The History of Surfing

The History of Surfing




The History of Surfing


This original post can be found on the Gondwana Ecotours Blog.



Surfing was not invented by the Beach Boys, nor a group of teenage, mutated reptiles, surprisingly. The origins of surfing cannot actually be pinpointed to a single place and time, but the first written records of the hobby come to us via the diary of Lieutenant James King aboard the Discovery in 1779. He writes:


“The Men sometimes 20 or 30 go without the Swell of the Surf, & lay themselves flat upon an oval piece of plank about their Size and breadth, they keep their legs close on top of it, & their Arms are us’d to guide the plank, they wait the time of the greatest Swell that sets on Shore, & altogether push forward with their Arms to keep on its top, it sends them in with a most astonishing Velocity…”



Though the language is dated, it gives a clear picture of the modern counterpart we live with today. This passage was written in Hawaii long before it was occupied by the “Haole” or “white-skinned people”, who would ultimately disrupt many of the traditions of the polynesian empire.


It is very likely that variations of surfing and body-surfing existed for thousands of years in Polynesia, from Hawaii to New Zealand to Tahiti. Hawaii, however, is where the practice put down the strongest roots and would serve as the point of export to the rest of the world. Though no written language existed for Hawaiians to document their culture, pieces of history have been preserved through song and spoken word. Through these sources, it is clear that surfing was not just a hobby of many Hawaiians, but also carried a good deal of spiritual heft with it. Surfing chants were recorded, priests were involved in the rituals of making surfboards, and there were numerous Gods involved in the ornate act of riding a wave.


It wasn’t until after Calvinist missionaries arrived and began to convert Hawaiians (and outlaw Hawaiian practices such as hula) to the Christian faith that surfing began to diminish in prevalence. With this conversion that essentially stripped away the spiritual aspects of surfing, coupled with the ravaging of the Hawaiian population by disease, surfing was near drowning at the beginning of the 20th century.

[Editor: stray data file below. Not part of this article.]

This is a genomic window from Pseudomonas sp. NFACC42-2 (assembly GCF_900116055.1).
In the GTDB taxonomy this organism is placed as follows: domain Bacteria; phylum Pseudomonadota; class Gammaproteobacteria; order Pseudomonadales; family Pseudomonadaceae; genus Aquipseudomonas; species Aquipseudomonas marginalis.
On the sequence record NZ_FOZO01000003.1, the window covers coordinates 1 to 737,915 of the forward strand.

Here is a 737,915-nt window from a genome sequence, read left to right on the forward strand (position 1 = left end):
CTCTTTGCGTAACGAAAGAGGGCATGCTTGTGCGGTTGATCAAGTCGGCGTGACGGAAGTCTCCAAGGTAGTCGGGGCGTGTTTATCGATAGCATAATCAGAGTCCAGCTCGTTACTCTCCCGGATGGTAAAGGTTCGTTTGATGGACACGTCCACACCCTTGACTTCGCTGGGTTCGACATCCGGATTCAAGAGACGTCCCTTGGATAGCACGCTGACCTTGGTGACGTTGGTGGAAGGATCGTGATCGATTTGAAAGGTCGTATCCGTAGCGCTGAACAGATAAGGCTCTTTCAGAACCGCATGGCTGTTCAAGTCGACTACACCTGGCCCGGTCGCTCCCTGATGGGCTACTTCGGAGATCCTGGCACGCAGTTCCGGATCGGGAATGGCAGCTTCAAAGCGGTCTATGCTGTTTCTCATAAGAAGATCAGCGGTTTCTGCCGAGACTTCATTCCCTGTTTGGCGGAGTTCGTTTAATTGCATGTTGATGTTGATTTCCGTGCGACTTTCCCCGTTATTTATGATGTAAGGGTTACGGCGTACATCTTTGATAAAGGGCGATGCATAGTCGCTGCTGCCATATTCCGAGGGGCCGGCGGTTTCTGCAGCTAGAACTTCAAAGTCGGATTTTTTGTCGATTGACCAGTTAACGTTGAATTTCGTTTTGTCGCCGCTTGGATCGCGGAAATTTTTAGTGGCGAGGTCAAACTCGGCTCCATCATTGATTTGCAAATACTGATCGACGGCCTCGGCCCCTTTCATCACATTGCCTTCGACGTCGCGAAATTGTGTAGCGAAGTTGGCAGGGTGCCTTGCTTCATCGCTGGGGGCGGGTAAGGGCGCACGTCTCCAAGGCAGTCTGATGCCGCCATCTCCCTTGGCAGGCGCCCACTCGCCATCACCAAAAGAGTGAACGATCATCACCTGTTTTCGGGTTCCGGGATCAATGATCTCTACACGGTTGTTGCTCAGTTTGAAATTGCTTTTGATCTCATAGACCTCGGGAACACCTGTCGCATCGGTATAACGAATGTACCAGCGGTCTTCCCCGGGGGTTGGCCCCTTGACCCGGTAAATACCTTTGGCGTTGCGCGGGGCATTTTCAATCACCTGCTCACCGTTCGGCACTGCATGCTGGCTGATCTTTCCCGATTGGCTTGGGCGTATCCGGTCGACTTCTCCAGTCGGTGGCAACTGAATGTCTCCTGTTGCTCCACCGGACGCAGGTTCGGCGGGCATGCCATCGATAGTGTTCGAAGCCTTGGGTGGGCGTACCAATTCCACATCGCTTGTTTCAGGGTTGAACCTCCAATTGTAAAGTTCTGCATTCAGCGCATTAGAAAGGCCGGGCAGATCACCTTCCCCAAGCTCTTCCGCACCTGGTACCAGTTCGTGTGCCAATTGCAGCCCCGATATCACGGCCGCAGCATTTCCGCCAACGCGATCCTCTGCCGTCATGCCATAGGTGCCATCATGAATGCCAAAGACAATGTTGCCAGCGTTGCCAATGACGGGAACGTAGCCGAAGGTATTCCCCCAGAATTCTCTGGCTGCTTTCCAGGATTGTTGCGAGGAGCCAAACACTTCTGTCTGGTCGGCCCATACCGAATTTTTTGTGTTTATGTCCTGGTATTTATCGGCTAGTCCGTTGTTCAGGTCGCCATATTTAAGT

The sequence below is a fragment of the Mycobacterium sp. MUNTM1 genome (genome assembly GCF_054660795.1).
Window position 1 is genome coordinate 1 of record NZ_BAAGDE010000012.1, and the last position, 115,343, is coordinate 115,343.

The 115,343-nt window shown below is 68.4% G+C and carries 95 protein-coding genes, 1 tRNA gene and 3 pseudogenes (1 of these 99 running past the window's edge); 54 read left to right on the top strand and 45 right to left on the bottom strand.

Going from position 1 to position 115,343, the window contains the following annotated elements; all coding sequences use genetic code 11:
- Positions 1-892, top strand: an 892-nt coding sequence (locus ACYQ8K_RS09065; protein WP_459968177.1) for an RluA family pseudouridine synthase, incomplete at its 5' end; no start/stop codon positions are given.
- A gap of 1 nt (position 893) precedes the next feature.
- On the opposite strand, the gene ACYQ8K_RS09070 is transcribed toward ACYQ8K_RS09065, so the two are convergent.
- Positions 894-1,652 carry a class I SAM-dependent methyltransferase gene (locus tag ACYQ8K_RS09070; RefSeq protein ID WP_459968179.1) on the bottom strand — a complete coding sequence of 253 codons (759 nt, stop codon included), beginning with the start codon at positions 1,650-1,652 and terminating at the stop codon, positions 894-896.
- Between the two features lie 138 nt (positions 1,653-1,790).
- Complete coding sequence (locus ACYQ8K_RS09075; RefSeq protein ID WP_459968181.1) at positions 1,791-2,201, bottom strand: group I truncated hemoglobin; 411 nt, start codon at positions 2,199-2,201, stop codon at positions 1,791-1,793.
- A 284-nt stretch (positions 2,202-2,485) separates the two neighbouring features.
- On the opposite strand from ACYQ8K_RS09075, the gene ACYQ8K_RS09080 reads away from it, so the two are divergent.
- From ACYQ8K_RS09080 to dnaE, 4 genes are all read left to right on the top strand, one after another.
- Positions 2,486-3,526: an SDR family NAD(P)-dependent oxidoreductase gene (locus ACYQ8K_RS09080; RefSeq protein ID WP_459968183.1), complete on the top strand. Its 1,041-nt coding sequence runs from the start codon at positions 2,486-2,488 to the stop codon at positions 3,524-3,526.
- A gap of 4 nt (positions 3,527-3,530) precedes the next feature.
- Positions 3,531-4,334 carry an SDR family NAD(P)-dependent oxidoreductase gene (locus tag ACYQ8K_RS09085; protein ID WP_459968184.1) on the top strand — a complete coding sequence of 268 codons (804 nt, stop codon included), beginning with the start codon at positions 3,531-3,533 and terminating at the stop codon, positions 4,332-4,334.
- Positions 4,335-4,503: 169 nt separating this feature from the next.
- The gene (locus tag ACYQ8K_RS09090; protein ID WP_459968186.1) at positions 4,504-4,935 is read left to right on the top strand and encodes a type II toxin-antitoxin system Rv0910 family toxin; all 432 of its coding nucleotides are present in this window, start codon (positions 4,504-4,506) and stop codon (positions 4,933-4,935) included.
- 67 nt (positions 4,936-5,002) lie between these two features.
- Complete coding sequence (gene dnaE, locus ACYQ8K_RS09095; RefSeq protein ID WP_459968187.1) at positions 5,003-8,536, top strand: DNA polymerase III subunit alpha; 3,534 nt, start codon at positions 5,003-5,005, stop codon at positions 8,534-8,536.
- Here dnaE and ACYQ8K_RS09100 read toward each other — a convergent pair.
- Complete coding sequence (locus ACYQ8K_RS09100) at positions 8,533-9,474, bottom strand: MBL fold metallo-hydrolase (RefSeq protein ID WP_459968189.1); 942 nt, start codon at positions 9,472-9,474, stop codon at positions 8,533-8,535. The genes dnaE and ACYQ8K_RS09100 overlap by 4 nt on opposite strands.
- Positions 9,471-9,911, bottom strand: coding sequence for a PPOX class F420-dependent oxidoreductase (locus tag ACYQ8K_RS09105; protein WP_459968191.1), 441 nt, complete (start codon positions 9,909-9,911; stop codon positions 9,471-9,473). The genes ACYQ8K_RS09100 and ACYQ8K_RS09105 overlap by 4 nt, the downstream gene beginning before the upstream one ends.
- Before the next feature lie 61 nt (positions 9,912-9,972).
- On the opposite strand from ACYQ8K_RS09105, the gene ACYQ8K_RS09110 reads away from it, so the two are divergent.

Coincidentally, Americans were instrumental in the destruction of surfing and its revival as well. In 1907, author Jack London came to Hawaii at the high of his celebrity. He stumbled upon surfing when eccentric journalist and wanderer Alexander Hume Ford showed him the Waikiki Swimming Club, whose members met to swim and surf. Taken with the sport, London was introduced to young George Freethe, one of the islands’ most celebrated surfers.


London went on to publish A Royal Sport: Surfing in Waikiki which was the wave that surfing had been waiting to catch. After being widely consumed, Freethe was invited to California to demonstrate surfing at the promotion to the Redondo-Los Angeles Railway, which was a crucial moment for the upswing of surfing’s popularity. This display of skill set off an interest in the sport in the US and the next several decades saw slow, steady growth in popularity. In 1959, the film Gidget portrayed surfing as the main back-drop in a hollywood film which hugely pushed popularity. From there, the Beach Boys and the “Beach Party” film genre brought the idea of surfing into mainstream consciousness while decade by decade, changes were made to the composition of the board itself.


Gone were the 12-24 foot boards (which sometimes weighed over 100 pounds) of native Hawaiians: Over the span of the 20th century, boards became shorter and more lightweight to resemble the boards we use today. By the 1970’s, when surfing became a competitive sport, the modern surfboard had been born. Surfing spread quickly to southern California and Australia in the early 20th century, but many parts of the world now enjoy this pastime. Renowned surf-breaks have been established in some some surprising locations, including Senegal, France, Morocco, and Oklahoma. Just kidding, not Oklahoma.


Globalization has brought many changes to the way we surf, with newer, lighter boards allowing for faster surfers, more frequent breaks, and longer sessions. Competitive surfing is something that may have existed informally in Polynesia, but the organization of competition is something altogether new. Interestingly, though in cultures like the United States there is no explicitly spiritual aspect or denomination associated with surfing, it tends to be heavily associated with Rastafarian and Caribbean cultures, inasmuch as surfers, and those who would spend large swaths of time on beaches and islands in general, have earned a reputation for their unparalleled skill at relaxing and generally being unfettered by worries and trappings of modern life. This is, of course, purely an observation of the author, and is not rooted in objective fact. By and large, surfing has become an activity that is enjoyed by all kinds of people from all over the world. From “Doc” Ball, an American surfer who continued to ride the waves into his 90’s to children in Donegal, Ireland, it continues to be pastime that a huge variety of people enjoy.




Whether it is in Hawaii or Portugal (where recently the largest-recorded surfed wave was surfed by Garrett McNamara), surfing continues to grow in popularity by a diverse range of surfers. Whether a workout, a meditation, a vacation, or just a good time is the goal, you’ll likely be able to find it on a board.


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